Learn about the science of learning in middle school.
They tested two types of curriculum: one textbook-based, the other focused on hands-on learning. Researchers implemented the randomized control trial at more than 100 schools, and they supported the teachers in the trial groups with professional development.
The study is notable because it shows that the positive effects of cognitive science interventions vary according classroom demographics and type of curricula. Essentially, school environment matters when it comes to who benefits most from cognitive science interventions. For example, the study found that positive effects reaped from the enhanced textbook-based curriculum are most significant in classrooms with fewer minority students. On the other hand, cognitive science modifications to hands-on learning curriculum were positive regardless of the proportion of minority students.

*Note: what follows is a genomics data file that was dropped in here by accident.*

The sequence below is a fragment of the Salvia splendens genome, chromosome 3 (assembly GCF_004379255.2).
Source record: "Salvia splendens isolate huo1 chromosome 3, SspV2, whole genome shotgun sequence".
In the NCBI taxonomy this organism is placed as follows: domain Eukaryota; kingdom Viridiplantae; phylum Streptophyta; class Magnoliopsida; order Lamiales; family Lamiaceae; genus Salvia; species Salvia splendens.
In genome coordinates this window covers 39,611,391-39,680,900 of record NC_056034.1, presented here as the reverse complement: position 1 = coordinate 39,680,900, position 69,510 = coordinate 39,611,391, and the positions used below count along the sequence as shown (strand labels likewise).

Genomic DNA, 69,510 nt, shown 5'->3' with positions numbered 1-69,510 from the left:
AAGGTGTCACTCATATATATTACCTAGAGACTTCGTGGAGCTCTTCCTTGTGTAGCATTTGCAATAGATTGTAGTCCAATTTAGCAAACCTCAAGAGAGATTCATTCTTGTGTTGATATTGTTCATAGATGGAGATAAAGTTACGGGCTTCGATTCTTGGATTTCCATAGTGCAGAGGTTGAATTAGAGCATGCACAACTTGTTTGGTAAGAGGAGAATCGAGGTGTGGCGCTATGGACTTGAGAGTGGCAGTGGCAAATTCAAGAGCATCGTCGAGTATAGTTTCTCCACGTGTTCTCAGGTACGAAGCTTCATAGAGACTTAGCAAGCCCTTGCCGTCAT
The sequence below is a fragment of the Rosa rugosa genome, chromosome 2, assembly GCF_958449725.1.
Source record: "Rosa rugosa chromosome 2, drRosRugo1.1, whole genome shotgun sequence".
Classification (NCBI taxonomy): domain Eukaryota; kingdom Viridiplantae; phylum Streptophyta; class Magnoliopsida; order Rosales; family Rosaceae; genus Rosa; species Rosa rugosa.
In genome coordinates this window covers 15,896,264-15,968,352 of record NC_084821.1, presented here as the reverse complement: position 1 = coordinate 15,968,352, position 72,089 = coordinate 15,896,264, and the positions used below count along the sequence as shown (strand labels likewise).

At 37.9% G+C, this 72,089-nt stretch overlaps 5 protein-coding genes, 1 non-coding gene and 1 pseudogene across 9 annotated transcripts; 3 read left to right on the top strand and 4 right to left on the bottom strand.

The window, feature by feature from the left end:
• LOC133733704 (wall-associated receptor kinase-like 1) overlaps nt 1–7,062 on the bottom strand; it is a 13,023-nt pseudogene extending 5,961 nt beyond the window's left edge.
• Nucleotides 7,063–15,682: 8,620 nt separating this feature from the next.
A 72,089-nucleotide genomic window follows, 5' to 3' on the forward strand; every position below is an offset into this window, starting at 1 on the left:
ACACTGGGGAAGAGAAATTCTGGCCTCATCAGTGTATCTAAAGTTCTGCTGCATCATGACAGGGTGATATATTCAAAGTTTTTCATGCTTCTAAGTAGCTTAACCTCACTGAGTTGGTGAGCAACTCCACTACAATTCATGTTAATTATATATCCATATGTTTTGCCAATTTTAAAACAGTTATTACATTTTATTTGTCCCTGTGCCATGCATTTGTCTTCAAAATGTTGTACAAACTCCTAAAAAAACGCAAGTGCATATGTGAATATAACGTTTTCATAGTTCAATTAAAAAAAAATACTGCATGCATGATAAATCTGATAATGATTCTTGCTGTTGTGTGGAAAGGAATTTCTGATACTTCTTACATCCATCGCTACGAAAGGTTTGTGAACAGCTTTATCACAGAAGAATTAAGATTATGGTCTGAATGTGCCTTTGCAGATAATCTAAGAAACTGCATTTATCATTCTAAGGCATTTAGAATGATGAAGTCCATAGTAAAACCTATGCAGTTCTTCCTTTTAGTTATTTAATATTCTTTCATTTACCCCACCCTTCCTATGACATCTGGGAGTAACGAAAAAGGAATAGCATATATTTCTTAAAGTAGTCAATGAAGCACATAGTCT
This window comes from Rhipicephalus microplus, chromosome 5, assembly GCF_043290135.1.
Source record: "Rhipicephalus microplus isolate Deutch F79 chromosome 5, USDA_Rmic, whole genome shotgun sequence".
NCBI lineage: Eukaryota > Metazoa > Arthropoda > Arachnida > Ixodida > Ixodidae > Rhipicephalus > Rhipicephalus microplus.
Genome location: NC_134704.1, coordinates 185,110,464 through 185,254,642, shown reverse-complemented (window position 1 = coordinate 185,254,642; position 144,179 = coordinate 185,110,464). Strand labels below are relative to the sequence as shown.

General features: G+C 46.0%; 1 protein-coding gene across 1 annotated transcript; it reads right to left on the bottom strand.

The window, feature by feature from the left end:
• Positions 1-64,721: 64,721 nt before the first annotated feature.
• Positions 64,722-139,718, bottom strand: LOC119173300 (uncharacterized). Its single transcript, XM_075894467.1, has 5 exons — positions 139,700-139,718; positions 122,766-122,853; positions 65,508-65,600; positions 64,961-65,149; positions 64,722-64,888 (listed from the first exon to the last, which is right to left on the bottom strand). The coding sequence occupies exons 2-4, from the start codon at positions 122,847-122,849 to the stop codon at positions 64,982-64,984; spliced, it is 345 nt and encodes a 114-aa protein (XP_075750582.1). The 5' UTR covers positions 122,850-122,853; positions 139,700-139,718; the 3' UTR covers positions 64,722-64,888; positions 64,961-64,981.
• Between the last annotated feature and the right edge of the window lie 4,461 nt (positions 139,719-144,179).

Importantly, the study found a less positive impact for students in high-minority classes. However, the researchers note that studying classes with high proportions of underrepresented students is complex for several reasons. For instance, majority-minority classes are more likely to be taught by inexperienced teachers with less robust science knowledge, and it is difficult to parse out the role of teacher effectiveness.
The study adds to the growing body of research that shows curriculum modifications based on cognitive science principles enhance student learning. Moreover, the study brings to light a new dimension for further research: How do student demographics coupled with method of curriculum delivery impact the effectiveness of cognitive science?